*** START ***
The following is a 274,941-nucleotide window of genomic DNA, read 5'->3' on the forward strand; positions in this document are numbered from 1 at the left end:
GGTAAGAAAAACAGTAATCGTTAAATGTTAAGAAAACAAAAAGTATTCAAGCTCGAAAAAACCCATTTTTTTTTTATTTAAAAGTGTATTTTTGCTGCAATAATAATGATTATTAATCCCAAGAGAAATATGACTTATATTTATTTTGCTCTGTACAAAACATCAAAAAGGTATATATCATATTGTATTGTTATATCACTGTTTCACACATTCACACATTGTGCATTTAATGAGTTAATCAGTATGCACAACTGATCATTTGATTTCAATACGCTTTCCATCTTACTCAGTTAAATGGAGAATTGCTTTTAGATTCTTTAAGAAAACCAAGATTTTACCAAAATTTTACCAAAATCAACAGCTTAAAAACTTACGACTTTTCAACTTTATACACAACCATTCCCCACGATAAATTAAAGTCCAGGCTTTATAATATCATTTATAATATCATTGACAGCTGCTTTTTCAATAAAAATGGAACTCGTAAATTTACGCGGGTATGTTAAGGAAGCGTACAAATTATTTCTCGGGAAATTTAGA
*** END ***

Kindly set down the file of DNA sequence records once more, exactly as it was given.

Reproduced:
The following is a 274,941-nucleotide window of genomic DNA, read 5'->3' on the forward strand; positions in this document are numbered from 1 at the left end:
GGTAAGAAAAACAGTAATCGTTAAATGTTAAGAAAACAAAAAGTATTCAAGCTCGAAAAAACCCATTTTTTTTTTATTTAAAAGTGTATTTTTGCTGCAATAATAATGATTATTAATCCCAAGAGAAATATGACTTATATTTATTTTGCTCTGTACAAAACATCAAAAAGGTATATATCATATTGTATTGTTATATCACTGTTTCACACATTCACACATTGTGCATTTAATGAGTTAATCAGTATGCACAACTGATCATTTGATTTCAATACGCTTTCCATCTTACTCAGTTAAATGGAGAATTGCTTTTAGATTCTTTAAGAAAACCAAGATTTTACCAAAATTTTACCAAAATCAACAGCTTAAAAACTTACGACTTTTCAACTTTATACACAACCATTCCCCACGATAAATTAAAGTCCAGGCTTTATAATATCATTTATAATATCATTGACAGCTGCTTTTTCAATAAAAATGGAACTCGTAAATTTACGCGGGTATGTTAAGGAAGCGTACAAATTATTTCTCGGGAAATTTAGA